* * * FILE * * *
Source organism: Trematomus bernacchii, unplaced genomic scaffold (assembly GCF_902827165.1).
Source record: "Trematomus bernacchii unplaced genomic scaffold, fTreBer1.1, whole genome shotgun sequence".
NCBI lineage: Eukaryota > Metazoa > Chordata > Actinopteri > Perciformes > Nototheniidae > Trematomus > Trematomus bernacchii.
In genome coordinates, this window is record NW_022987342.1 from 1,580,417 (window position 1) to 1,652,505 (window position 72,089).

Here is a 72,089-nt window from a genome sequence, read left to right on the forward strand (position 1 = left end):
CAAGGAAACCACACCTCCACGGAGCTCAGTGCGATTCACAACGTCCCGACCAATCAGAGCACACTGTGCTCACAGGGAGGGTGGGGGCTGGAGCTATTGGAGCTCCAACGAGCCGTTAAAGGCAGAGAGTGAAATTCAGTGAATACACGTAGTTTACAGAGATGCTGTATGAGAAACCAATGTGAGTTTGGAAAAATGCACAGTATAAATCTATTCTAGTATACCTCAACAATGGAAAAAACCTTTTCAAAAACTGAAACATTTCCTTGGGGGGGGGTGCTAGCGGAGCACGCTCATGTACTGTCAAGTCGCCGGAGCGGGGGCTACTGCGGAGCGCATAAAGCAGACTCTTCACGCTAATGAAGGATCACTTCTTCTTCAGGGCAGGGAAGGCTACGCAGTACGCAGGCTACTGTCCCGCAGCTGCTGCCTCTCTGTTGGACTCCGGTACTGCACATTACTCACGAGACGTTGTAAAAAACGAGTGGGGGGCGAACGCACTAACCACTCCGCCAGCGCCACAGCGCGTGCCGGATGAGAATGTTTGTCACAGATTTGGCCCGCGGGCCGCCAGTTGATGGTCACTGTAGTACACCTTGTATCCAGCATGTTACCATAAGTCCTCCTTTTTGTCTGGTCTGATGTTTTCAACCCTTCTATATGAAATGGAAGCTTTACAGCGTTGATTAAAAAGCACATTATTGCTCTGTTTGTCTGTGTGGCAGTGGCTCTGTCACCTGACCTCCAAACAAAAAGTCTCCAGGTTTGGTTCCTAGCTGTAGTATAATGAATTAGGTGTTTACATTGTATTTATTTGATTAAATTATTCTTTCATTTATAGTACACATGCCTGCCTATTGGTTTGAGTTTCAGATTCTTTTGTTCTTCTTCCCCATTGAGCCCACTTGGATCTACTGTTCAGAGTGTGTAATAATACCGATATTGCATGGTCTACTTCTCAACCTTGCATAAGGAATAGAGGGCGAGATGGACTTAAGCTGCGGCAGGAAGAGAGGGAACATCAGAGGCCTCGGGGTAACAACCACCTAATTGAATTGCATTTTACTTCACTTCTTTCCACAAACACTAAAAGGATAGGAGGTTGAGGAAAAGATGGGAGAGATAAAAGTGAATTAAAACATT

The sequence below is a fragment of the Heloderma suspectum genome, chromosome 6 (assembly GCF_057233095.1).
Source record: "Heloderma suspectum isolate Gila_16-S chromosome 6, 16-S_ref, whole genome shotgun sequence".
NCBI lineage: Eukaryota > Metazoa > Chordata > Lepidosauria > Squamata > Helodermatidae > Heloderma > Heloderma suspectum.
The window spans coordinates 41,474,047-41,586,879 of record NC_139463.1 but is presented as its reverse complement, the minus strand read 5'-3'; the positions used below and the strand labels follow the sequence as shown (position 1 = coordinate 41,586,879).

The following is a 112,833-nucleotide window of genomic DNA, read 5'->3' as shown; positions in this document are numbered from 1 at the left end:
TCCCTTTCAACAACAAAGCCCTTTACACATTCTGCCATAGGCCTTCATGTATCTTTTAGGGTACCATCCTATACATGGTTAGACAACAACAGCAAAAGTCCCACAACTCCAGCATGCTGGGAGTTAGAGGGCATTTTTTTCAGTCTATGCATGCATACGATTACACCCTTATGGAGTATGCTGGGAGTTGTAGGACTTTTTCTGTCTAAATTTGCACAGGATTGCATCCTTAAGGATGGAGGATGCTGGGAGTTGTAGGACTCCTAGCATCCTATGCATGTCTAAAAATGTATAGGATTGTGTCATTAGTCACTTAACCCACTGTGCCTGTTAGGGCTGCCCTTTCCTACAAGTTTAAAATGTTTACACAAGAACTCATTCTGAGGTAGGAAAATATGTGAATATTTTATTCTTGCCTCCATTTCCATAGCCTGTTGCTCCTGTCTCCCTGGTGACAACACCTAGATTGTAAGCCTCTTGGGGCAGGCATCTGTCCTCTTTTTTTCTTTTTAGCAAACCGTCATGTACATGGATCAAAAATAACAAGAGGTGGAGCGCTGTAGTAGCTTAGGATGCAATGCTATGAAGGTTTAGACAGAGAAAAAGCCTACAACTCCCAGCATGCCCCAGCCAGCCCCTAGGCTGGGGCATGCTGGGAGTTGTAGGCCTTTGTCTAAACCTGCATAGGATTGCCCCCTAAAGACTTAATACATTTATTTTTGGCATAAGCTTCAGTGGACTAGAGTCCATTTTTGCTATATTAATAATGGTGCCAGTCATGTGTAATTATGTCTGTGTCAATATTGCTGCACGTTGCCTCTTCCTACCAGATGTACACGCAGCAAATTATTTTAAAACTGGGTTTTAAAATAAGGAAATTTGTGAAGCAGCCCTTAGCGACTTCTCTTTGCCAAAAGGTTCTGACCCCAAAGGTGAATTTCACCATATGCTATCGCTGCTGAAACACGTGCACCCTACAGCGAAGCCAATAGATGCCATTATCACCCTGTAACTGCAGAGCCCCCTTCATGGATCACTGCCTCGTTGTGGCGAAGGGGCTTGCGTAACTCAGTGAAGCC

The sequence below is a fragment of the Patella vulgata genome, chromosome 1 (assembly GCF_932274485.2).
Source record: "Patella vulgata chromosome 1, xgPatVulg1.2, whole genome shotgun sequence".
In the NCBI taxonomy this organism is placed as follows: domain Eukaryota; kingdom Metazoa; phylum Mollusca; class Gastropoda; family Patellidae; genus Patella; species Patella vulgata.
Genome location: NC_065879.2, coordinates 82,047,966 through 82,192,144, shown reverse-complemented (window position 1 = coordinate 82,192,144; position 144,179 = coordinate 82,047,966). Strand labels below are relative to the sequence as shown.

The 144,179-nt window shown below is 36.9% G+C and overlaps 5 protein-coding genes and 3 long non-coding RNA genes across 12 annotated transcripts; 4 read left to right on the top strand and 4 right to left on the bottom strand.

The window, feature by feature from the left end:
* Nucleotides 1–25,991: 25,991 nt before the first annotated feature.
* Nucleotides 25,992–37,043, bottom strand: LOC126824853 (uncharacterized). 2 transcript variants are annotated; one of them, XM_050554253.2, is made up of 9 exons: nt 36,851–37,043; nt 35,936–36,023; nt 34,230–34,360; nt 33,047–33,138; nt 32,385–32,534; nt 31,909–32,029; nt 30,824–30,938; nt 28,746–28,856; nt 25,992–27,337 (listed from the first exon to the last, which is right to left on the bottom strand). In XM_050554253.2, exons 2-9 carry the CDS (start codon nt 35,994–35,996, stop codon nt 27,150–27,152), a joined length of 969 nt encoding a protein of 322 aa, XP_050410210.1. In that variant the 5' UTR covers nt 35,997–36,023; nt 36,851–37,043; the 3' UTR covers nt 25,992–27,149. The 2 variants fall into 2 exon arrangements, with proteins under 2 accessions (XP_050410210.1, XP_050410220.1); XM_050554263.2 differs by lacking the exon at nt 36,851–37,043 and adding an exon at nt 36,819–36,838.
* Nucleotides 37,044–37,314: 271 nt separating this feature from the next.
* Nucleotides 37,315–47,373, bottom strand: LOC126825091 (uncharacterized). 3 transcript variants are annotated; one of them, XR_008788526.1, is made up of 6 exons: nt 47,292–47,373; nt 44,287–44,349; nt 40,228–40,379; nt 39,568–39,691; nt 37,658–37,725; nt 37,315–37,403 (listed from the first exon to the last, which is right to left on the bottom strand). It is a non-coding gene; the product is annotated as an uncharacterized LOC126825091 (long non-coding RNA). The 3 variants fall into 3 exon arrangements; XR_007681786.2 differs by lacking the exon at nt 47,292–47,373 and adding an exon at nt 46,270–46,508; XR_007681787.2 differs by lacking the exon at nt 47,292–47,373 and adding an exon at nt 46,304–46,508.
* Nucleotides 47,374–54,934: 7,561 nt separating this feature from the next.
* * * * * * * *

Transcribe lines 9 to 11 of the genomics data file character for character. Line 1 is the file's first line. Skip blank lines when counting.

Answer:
NCBI lineage: Eukaryota > Metazoa > Chordata > Lepidosauria > Squamata > Helodermatidae > Heloderma > Heloderma suspectum.
The window spans coordinates 41,474,047-41,586,879 of record NC_139463.1 but is presented as its reverse complement, the minus strand read 5'-3'; the positions used below and the strand labels follow the sequence as shown (position 1 = coordinate 41,586,879).

The following is a 112,833-nucleotide window of genomic DNA, read 5'->3' as shown; positions in this document are numbered from 1 at the left end: